NEW DELHI: After a brief relief, the national capital’s air quality plunged to the “very poor” category again on Thursday because of high humidity following light rain, officials said.
Delhi had been breathing relatively less polluted air for three days after a bright sun and improved wind speed pulled the city out of the grip of a dense haze that had been lingering over it since October 29. But the increased humidity on Thursday proved harmful.
On Sunday, too, a drizzle resulted in an increase in humidity, triggering a massive pollution spike.
Weather experts said high humidity and slower winds hamper dispersion of pollutants and lead to the formation of more harmful secondary particles.
Secondary particles are products of complicated atmospheric reactions between primary particles, such as particulate matter, sulphur dioxide and nitrogen dioxide directly emitted by stubble burning and vehicles, in the presence of other factors such as sunlight and moisture.
Examples of secondary particles include sulphates, nitrates, ozone and organic aerosols.
Delhi’s overall air quality index read 309 at 4pm and 320 at 7 pm on Thursday.
The air quality also took a hit in neighbouring Noida (350), Ghaziabad (347), Greater Noida (338), and Faridabad (333), and Gurugram (305).
An AQI between 201 and 300 is ‘poor’, 301-400 ‘very poor’ and 401-500 ‘severe’. An AQI above 500 falls in the severe plus category.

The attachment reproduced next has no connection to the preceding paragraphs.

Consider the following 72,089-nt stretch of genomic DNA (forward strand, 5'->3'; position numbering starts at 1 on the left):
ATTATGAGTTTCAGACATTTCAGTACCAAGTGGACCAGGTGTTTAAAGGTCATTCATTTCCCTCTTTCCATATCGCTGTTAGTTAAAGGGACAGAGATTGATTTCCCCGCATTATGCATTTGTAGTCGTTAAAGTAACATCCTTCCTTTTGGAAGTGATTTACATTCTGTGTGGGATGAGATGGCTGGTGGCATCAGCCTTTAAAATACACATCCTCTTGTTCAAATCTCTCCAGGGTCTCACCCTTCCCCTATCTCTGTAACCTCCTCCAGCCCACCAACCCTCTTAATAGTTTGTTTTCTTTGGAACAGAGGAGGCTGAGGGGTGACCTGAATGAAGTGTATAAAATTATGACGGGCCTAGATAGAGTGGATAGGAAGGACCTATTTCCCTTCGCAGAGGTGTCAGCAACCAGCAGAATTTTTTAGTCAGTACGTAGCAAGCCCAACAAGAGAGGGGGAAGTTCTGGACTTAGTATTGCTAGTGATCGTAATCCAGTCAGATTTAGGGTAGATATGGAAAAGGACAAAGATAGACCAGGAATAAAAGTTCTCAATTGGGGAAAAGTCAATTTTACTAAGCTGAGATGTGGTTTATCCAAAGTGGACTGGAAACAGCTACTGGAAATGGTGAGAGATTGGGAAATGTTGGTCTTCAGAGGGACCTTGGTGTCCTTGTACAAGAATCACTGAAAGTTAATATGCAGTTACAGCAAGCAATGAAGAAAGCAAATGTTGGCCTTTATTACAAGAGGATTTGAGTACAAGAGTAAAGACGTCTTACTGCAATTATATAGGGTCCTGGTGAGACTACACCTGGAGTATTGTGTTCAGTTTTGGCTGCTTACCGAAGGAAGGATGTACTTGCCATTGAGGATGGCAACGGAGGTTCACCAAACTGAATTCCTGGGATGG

Gufran Beig, the head of the government’s air quality monitoring and forecasting service SAFAR, said scanty rain in cold weather is always harmful as it leads to high humidity which, in turn, creates secondary particulate matter.
However, the weather experts said, Haryana and Punjab received good rains which will reduce the impact of stubble burning in Delhi’s pollution.
NASA’s satellite imagery also showed a considerable reduction in the number of farm fires.
The wind speed will increase again Friday evening onwards, flushing out pollutants, the experts said.
Mahesh Pawalat, a senior scientist at Skymet Weather – a private forecaster, said, “We are expecting cold, dry winds to blow from Jammu and Kashmir and Himachal Pradesh due to snowfall. Dry winds will reduce humidity. The air quality will start improving again after 24 hours.”
Kuldeep Srivastava, the head of the Regional Weather Forecasting Centre, said, “Light rainfall increases moisture content and water droplets suspended in the air make pollutants heavier which do not get dispersed easily even a with moderate wind speed.”
“On Wednesday, the visibility is likely reduce due to fog, but the situation will improve during the day. The cloud cover will dissipate and there will be sunlight which is crucial for improvement in air quality,” he said.
The wind speed will increase to 20 to 25 kilometres per hour on November 9 and 10, he said.
A SAFAR report said around 3,500 farm fires were recorded on Wednesday in neighbouring states, but “the wind direction is not favourable for any stubble fire plume intrusion”.
It said the share of stubble burning in Delhi’s PM2.5 pollution on Thursday reduced to just 2 per cent as easterly and south easterly winds negated its impact. It is likely to be 3 percent on Friday.
A change in the wind direction (to north-westerly) and plume intrusion is expected only on Saturday which may lead to a marginal deterioration of air quality, SAFAR said.